How Russian and Chinese media justify Syrian support
As Russia and China remain steadfast in their refusal to back UN resolutions condemning President Bashar al-Assad, the BBC news website looks at media coverage of the Syria conflict in both countries and whether broadcasters tend to justify this stance.
Most Russians get their information about the wider world from three dominant TV channels - Rossiya 1, Channel One and NTV, which are controlled by the state and generally serve the interests of the Kremlin.
Between them, these channels get around 50% of the total TV audience. Their share of the TV news audience is significantly higher.
For most of the current crisis in Syria, Russian TV has suggested that President Assad is facing a violent insurgency that has allowed Islamic terrorists and various criminal elements to wreak havoc in the country.
They frequently refer to the armed opposition in very negative terms, such as "bandits", "terrorists" and "armed gangs" and they lay the blame for most of the violence at their door.
Government forces are largely exonerated, and there is little or no mention of the Shabiha militias widely blamed in the Western media for carrying out atrocities.
The reporting of the massacre in Houla on 25 May was no exception.
While early reports of the killings were headline news in most Western media, Russian TV initially tried to play them down.
Later, it suggested that the deaths had been an "act of provocation" designed to discredit the Assad regime in the eyes of the world and pave the way for Western military intervention.
A report on official channel Rossiya 1 on 28 May also questioned the West's reaction to the massacre, suggesting that both Western media and diplomats were wilfully ignoring the possibility that anti-Assad forces (including foreign mercenaries) had been behind it.
A regular feature of Russian television's coverage of the Syrian crisis has been that Western media and the pan-Arab channel Al-Jazeera have been waging an "information war" against the Assad regime.
As the death of Sunday Times correspondent Marie Colvin showed, most Western journalists reporting from Syria are exposed to considerable personal danger.
Correspondents from Russia's main TV channels, though, go into the country with the blessing of the Syrian government, and do not run the same risks.
In the days following the Houla massacre, Vadim Fefilov, a reporter from NTV - owned by gas giant Gazprom - filed a series of dispatches that purported to show how the violence is affecting ordinary Syrians.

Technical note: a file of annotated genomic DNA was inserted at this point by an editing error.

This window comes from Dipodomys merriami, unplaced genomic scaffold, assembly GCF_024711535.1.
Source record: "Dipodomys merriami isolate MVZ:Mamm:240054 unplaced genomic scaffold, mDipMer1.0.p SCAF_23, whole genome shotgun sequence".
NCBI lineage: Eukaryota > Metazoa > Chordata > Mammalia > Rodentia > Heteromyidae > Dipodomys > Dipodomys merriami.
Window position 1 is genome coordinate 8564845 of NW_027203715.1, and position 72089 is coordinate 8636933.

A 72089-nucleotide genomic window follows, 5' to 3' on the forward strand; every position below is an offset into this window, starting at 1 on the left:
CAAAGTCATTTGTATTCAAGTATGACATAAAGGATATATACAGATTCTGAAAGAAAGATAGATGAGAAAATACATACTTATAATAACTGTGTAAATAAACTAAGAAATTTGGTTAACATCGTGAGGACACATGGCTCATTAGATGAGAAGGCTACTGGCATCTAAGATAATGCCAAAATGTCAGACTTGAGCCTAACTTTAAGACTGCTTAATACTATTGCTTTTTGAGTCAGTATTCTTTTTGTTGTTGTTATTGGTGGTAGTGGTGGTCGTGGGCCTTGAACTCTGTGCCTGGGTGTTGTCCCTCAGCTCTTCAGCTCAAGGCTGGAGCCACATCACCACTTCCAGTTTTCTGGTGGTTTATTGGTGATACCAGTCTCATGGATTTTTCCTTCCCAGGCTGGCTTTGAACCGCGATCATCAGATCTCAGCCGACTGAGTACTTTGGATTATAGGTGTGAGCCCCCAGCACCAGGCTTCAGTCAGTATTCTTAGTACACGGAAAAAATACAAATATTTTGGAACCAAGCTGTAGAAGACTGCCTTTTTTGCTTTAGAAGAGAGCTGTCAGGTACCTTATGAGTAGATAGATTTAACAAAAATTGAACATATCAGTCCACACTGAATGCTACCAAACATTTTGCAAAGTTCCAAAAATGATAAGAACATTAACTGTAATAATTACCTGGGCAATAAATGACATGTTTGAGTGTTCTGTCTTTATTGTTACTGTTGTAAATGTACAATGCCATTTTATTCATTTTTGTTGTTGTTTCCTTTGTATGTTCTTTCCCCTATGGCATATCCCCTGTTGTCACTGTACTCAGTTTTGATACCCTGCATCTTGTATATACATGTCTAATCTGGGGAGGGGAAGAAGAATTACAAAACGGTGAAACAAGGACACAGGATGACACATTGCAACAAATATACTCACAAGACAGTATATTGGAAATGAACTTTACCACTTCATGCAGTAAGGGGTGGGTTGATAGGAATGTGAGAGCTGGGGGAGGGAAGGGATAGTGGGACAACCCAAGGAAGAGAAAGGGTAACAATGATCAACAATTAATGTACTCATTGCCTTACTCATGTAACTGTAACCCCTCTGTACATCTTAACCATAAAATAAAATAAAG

In Damascus, he spoke to a cafe owner who complained of being "terrorised" and said the violence was hitting the economy.
He also met a Russian-speaking academic who said his daughter had been kidnapped.
Mr Fefilov also filed a story from Homs, where he filmed a boy in hospital said to have been wounded in an attack on his village by "bandits".
Mr Fefilov said the attack had claimed the lives of 12 of the boy's fellow villagers.
In all these cases, it was the armed opposition or criminal elements who were blamed for the violence. There was no mention of violence from the government side.
Radio stations and newspapers in Russia present a more balanced picture of the Syrian crisis, with some questioning both wisdom and morality of the Kremlin's backing for President Assad but these media are not nearly as influential as the main TV stations.
China, which has aligned its position on Syria to that of Russia, has been using its state-controlled media to defend its support for President Assad and to criticise Western nations for aggravating the situation and using it to further their own interests.
Chinese officials and media have expressed concerns over the increasing violence and humanitarian crisis in Syria, but they stress that the international community should not assume that the Syrian government is behind the violence.
Beijing condemned the Houla massacre, but used the official media to dispute Western allegations of the involvement of pro-government forces.
The People's Daily, the Communist Party's main mouthpiece, suggested that anti-Assad forces were more likely to have committed the atrocity than the Syrian government.
An article published on 31 May in the paper's overseas edition said that the Syrian authorities were "the least" likely to be behind the killings, because it was not in their interest to provide the international community with an excuse to intervene.
"Those forces which want to destabilise Syria so that they can fish in troubled waters are more likely to have been behind such incidents," the article said.
The paper accused some Western countries of "politicising" the Houla incident and using it as an excuse to "suppress the Syrian government".
The official line dominates the heavily censored Chinese media, but many people have voiced different views on China's increasingly dynamic internet.
Some have criticised the Chinese government for siding with a dictator who massacres his own people, while others have questioned the wisdom of antagonising the international community, including much of the Arab world, over a country in which China does not have a big stake.
The Global Times, a nationalist tabloid run by the People's Daily, has defended Beijing's stance against domestic criticisms.
In an article published on 11 June, the paper said that "China cannot abandon the principle of opposing military intervention" even though Mr Assad may eventually be toppled.
"Even if Assad leaves power, China won't be embarrassed for sticking to this principle," the paper said.
Writing in the Global Times on 12 June, Shen Yi, a scholar at Fudan University, stressed that domestic public opinion should not be allowed to interfere with China's policy on Syria.
According to Shen, China should guard against such domestic interference because "foreign policy should serve the long-term national interest".